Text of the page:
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Open the bundles and take lighter loads up to the roof. I would have some tarps. Single sheet can be too much, esp if there's some wind. Two or more sheets, overlapped 3', for one face, held down with 1x3 furring strips and just few screws will get you through fine. Situate the tarps first so they can be rolled down easily if you get caught with sudden rain. This is for one face of the roof only. I don't mean for you to cover entire roof. Do this one face at a time and you have all the time you need. Few more tarps on the ground to catch as much debris as possible. When on the roof, always focus on where you're stepping and on the ground, again focus on any roofing pieces with nails. Stepping on one can disable you from work for at least a week.


If you've done roofing before, then you know about drip edges, flashings, etc. If not, study some videos and also post the photos of your roof. Get some pointers. If you have chimney, quick flashing can be done with caulk only then go back for letting in into the brick joints, etc.


Don't be afraid of screwing or nailing into the old or new shingles. The holes can be easily blocked or repaired with good caulk. Good repair is to caulk up all holes. Roofing shingles have several layers. If you caulk the top and the hole below it, it's good as new. No silicon caulk. I use osi quad. Using white shingles, to reflect the sun, is a bit of myth. It gets dirty enough soon enough, there's no point.
 

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If you've never done it, ripping 3 or 4 layers off a roof will suck. Keep tarps on hand, tear off whatever you can and get the tarps out.
On stuff like that it's best not to kill yourself, its an intense amount of labour.
The reinstallation isn't trivial,but if you follow the instructions maybe watch a couple videos most of it is straight forward. Detail work like sidewalls chimneys and valleys are a little more complicated.

If your able to get some able bodies to help you rip it off, dont hesitate.
I roof full time and when we get thick roofs I bring an extra 4 or 5 guys just so were not killing ourselves
 

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By the way OP, what is you location? I assume by your user name, the location may be coastal.
 

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As I think most every one above has explained that it is a heavy work intensive work.....is it possible for an accomplished DIY....yes....BUT I think you might not realize the weight of tearoff, and the work up there on a slope.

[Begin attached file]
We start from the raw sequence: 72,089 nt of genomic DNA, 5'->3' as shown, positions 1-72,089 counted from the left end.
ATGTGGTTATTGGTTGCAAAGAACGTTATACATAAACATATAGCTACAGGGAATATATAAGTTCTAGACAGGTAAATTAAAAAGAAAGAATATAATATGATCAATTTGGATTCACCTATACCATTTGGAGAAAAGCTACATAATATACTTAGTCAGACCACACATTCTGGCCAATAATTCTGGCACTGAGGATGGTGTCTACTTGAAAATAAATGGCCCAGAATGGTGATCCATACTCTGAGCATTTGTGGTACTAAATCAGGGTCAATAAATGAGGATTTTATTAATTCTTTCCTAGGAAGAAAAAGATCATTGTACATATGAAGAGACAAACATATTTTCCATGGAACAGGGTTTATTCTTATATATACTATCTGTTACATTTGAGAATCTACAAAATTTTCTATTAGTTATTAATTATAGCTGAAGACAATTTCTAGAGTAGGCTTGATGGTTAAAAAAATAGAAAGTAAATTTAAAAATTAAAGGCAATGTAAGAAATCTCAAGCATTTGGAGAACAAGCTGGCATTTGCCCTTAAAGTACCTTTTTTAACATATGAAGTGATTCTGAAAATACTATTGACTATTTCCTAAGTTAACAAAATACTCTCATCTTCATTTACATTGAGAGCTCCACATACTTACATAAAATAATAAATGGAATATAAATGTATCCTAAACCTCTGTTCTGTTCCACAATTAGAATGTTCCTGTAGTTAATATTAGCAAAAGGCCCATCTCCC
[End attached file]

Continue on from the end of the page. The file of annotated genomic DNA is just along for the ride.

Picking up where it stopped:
What is your pitch.

I'm a GC...and I'll do a SMALL addition when I was young myself.... but I'll sub out parts of the work. Like I'll find a CREW working nearby and offer them cash for some weekend work....get a dumpster and have them do the tearoff. Then I underlay it and "dry it in myself". Like on a cement tile shake, I will batten it out and hire a crew to lay the tile.

BUT, on a LARGE job, I always sub it out. Too much work for a single person to piece it out...even when young in my opinion.

Even with a roof load, which you can't pragmatically do with a piece meal re-roof, you'll want a crew to place the load.....that truck isn't going to wait or one party to unload and distribute that load.

Good luck......

And, with a simple gable there really is not too much technical to learn, but your hips and valleys and flashings, you'll want to study up to get them correct. I'm comfoortabe, but carefull, on up to a 5/12..... but I want rope gear on most anything above 6/12. And beware, the crap from a tearoff gets slippery, or the sawdust from any roof repair, makes a roof slippery.
 

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I'd suggest finding someone to help (or advise) that has actually roofed something before.

Laying shingles ain't rocket surgery, but there are a few things you need to know. Especially with the 2 valleys you mentioned.

And the demo of the old roof will be a LOT of work. Again, not difficult, but hard on the back.
 

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Everything you need to know is in print. Manufacturers all have installation specifications. Read everything and remember that water flows downhill, and you will know more than a lot of “roofers”.